UPDATED Individual capacity—On Dec. 14, Trump’s personal attorneys appealed the denial of their motion to dismiss the case, also to the 4th U.S. Circuit Court of Appeals. On Dec. 19, the AGs replied to Trump’s motion for a stay pending that appeal by voluntarily dismissing the claims against Trump in his “individual capacity to allow the claims against President Trump in his official capacity to move forward expeditiously.” (The AGs only brought suit against Trump in his individual capacity after the judge suggested they do so.) Trump’s personal attorneys, on Dec. 21, opposed the motion to dismiss at the district level, saying the appeals court now has jurisdiction and accusing the AGs of “gamesmanship.”
196 Democratic senators and representatives’ emoluments lawsuit—On Sept. 28 judge Emmet G. Sullivan ruled that the legislators have standing to sue. Trump’s Justice Department attorneys filed an interlocutory appeal on Oct. 22.
Cork’s unfair competition lawsuit—Judge Richard J. Leon dismissed the case on Nov. 26, writing “Cork has failed to state a claim for unfair competition under D.C. law.” On Dec. 10, Cork’s attorneys filed a notice of appeal.
Employees’ class-action suit alleging racial discrimination—A status hearing on arbitration is scheduled for Jan. 25, 2019.
Health inspections, current status (latest change, Aug. 10, 2018)
❌Hotel: five violations on May 7, 2018; two were corrected on site
❌BLT Prime and Benjamin Bar: nine violations on Aug. 10, 2018
❌Sushi Nakazawa: two violations on Aug. 10, 2018
✔️Banquet kitchen: no violations on Aug. 10, 2018
❌Pastry kitchen: two violations on Aug. 10, 2018
✔️Gift shop: no violations on May 7, 2018
❌Employee kitchen and in-room dining: five violations on Aug. 10, 2018; two were corrected on site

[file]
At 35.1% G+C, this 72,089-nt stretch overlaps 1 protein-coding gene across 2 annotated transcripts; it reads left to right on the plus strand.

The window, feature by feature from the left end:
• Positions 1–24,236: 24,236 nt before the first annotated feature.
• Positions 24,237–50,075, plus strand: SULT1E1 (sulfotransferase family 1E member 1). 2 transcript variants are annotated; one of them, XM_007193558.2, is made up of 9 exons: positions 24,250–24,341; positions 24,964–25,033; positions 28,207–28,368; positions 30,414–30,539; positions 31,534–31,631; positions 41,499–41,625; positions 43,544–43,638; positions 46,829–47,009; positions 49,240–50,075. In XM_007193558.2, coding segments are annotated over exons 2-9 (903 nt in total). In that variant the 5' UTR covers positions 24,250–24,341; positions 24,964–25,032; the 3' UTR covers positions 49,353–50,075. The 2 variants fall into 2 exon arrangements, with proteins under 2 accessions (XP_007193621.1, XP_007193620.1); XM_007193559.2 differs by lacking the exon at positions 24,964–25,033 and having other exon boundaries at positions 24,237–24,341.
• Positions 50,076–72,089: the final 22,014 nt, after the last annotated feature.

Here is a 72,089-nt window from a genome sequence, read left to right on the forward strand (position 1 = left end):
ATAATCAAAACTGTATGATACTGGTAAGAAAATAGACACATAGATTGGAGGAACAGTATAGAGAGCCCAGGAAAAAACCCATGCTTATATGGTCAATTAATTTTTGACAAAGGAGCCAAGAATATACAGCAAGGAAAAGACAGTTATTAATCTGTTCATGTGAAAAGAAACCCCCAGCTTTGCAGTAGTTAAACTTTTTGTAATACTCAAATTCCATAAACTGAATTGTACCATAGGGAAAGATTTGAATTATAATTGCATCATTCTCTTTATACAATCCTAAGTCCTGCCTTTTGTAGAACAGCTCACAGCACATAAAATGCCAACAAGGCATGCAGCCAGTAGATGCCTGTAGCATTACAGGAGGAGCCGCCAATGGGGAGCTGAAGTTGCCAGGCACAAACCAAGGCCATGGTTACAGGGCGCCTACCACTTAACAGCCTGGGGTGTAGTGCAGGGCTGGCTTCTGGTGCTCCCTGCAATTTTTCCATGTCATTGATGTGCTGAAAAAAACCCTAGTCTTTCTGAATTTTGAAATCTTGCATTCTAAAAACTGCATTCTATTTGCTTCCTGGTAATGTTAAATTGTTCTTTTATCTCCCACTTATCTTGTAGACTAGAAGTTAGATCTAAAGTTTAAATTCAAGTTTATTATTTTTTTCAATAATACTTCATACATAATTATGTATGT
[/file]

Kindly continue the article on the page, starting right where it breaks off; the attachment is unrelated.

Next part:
Other Trump Organization news
“How did $5 million of Vince McMahon’s money wind up in the Trump Foundation?” By David Bixenspan for Deadspin.
“Trump’s business empire slumps during presidency: ‘The brand has been diminished’” By Bernard Condon for Associated Press.
“‘The whole idea of once things are going wrong, he takes no ownership—that’s just Trump,’ [former president of the Trump Plaza Hotel and Casino Jack] O’Donnell added. ‘He does not own anything that goes wrong. The problem is, he’ll blame anybody. Obviously, it’s the Democrats in this situation.’” By David Nakamura for The Washington Post.
“The Trumps are hardly the first wealthy family to seek cheap public relations points through a foundation, or to skirt the niceties of corporate governance and tax law along the way. What made the Trump Foundation unusual was how little else it did, and how little anyone involved in it appeared to care about anything, other than Trump’s self-aggrandizement.” By Harold Pollack for The Washington Post.
One thing that has nothing to do with Trump’s businesses (I think, tough to tell sometimes!)
The latest This Week in Podcasts newsletter run downs 26 essential podcast episodes of 2018—lots of favorites there (Trump Inc. on Michael Cohen, This American Life's Five Women, and Reply All's on QAnon), as well as a bunch of episodes I haven’t heard and just saved.
Thanks for reading. If you like what you saw, tell someone. If you’ve been forwarded this newsletter, subscribe for yourself at zacheverson.substack.com. Tips or feedback? Contact me, Zach Everson, securely via email at 1100Pennsylvania@protonmail.com or on Signal at 202.804.2744.